The University of Vermont’s incoming freshman class shows an 8% increase in the number of students from Vermont compared to last year, a UVM spokesperson said.
Eighteen percent of students in next year’s class are projected to be from Vermont, an increase of 8% compared to last year’s incoming class; 139 are Catamount Commitment scholars, a program that covers tuition and fees for federal Pell Grant-eligible Vermonters; and 39 are Green & Gold scholars, representing over 60% of the highest-achieving students in the state.
Also, 40% of incoming Vermont students will pay no tuition this fall.
The university froze tuition in 2019. Both out-of-state and Vermont students will pay tuition rates that have not increased for five academic years.
The UVM Promise, announced last fall, provides additional financial assistance to Vermont families trying to meet the soaring cost of a quality education. Beginning this fall, admitted undergraduate students from Vermont whose household adjusted gross income is $60,000 or less are receiving federal, state and institutional grants and scholarships to cover full tuition and the comprehensive fee.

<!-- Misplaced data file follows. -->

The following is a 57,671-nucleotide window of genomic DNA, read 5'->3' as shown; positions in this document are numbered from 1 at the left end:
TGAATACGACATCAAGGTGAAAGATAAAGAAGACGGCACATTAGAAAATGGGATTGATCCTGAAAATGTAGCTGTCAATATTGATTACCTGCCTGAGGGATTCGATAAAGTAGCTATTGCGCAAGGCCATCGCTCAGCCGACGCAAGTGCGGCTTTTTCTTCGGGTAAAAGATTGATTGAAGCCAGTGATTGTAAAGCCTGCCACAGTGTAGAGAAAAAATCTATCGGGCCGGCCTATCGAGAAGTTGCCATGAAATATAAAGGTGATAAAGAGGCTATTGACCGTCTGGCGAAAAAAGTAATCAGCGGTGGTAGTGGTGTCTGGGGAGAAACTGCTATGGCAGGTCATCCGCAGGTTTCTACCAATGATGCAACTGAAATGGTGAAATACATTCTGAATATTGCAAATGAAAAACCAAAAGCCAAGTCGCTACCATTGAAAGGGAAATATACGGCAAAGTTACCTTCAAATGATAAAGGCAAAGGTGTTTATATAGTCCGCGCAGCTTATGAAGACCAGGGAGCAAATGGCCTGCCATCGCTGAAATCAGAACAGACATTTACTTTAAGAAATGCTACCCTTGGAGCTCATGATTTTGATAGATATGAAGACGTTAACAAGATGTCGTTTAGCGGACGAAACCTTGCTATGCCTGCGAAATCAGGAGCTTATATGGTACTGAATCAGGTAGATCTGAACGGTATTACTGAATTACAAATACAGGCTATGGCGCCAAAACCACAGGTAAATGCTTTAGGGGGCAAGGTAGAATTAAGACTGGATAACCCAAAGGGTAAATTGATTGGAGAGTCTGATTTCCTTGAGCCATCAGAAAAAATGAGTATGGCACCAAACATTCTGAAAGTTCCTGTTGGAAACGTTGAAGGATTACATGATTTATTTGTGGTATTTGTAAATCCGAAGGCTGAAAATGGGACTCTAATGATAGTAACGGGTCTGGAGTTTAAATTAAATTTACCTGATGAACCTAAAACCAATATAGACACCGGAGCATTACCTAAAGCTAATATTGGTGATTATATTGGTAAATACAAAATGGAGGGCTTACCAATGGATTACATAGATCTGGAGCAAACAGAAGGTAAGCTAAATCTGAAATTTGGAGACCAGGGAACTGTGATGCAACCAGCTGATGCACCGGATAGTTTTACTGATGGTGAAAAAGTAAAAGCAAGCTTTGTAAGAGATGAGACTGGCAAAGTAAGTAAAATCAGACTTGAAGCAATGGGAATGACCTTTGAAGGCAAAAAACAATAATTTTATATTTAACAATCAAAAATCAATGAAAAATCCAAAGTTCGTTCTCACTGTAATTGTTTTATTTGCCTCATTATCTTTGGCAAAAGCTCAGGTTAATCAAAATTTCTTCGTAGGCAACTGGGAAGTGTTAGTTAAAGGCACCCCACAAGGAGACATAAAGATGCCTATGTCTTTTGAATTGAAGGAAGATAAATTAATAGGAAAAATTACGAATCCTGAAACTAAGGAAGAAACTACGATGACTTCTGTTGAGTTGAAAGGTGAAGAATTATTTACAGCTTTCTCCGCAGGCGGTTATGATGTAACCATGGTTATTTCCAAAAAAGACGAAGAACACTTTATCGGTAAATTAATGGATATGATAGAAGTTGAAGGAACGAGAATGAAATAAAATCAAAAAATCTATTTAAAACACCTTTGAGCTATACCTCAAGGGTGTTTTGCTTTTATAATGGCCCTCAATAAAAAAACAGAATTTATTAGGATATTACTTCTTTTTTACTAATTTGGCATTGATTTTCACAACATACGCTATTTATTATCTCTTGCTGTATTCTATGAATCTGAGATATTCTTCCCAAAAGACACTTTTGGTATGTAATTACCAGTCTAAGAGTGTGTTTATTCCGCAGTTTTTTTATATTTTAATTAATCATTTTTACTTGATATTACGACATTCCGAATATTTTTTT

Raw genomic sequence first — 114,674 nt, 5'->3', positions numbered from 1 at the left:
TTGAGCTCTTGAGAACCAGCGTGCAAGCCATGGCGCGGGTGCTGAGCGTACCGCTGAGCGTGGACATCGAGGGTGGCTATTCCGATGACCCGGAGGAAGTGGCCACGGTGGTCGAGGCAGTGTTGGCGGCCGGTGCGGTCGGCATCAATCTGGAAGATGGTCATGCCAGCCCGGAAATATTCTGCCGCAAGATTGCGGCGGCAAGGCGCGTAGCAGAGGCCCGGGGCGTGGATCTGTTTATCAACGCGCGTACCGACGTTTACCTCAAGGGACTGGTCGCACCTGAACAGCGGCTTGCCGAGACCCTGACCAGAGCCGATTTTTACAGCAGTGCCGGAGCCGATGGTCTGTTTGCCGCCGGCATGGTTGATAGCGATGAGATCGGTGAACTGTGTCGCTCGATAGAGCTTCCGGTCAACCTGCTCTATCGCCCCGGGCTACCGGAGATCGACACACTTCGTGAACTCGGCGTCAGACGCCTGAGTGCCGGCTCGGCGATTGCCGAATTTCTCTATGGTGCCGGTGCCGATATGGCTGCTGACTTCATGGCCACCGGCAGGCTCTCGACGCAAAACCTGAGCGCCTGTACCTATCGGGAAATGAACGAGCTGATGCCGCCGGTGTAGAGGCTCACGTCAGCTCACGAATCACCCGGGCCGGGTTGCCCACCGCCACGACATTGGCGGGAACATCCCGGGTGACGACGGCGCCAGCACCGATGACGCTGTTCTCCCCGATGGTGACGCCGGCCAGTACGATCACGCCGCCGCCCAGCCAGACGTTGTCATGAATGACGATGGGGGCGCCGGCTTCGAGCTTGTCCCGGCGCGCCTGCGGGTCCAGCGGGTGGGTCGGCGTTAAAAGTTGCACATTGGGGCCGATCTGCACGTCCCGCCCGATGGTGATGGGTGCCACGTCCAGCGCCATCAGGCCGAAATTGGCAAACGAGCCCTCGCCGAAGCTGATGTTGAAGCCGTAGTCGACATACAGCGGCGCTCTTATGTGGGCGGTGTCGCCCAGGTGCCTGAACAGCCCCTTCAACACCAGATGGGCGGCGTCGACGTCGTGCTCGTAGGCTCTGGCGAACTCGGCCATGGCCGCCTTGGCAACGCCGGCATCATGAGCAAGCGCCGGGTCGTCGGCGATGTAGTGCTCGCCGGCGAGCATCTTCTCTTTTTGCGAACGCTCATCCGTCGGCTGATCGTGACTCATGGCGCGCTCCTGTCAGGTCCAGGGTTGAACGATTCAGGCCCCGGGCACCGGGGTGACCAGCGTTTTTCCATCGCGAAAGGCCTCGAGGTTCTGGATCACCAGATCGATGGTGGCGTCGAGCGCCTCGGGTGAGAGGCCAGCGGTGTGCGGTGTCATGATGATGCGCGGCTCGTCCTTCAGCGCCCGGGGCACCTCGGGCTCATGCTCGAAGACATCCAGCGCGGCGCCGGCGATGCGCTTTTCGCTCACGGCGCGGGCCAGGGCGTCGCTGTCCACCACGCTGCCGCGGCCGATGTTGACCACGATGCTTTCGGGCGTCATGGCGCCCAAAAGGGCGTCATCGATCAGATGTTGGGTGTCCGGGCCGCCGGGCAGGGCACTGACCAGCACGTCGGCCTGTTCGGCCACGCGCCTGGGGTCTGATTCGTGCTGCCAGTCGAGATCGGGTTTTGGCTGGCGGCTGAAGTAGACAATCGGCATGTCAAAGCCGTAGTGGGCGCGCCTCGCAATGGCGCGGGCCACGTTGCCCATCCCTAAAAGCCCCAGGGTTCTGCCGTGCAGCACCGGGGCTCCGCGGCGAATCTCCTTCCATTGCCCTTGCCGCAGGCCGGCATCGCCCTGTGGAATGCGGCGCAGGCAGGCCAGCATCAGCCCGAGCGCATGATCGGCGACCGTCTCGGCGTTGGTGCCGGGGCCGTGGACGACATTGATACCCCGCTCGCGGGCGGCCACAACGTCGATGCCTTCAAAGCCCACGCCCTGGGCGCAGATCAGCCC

Other demographic info about the freshman class, as shared by UVM:
- UVM’s admission rate this year is 60%, matching last year’s rate as the most selective in recent university history.
- 16% of the class identifies as BIPOC, making it UVM’s most diverse first-year class.
- 11% of class members are first-generation college students, a continued increase over previous years’ admitted classes.
- International students increased by 37% compared to last year’s class.
- 50% of students will come from outside of New England, a result of the university’s efforts to expand its applicant pool beyond the northeast.
- Members of the class of 2027 will represent 45 states and 23 countries.
- The class includes 8% more men compared to last year, beginning to reverse a national trend also reflected at UVM that shows fewer and fewer men attending college.
I intentionally sent my daughter to an out of state college to see the real world. The good, the bad and the ugly. I also sent her to a college that would respect her rights to decide what to do with her body. No forced vacation for admission. I gladly gave up the scholarship she received from another Vermont college to protect her right to choose.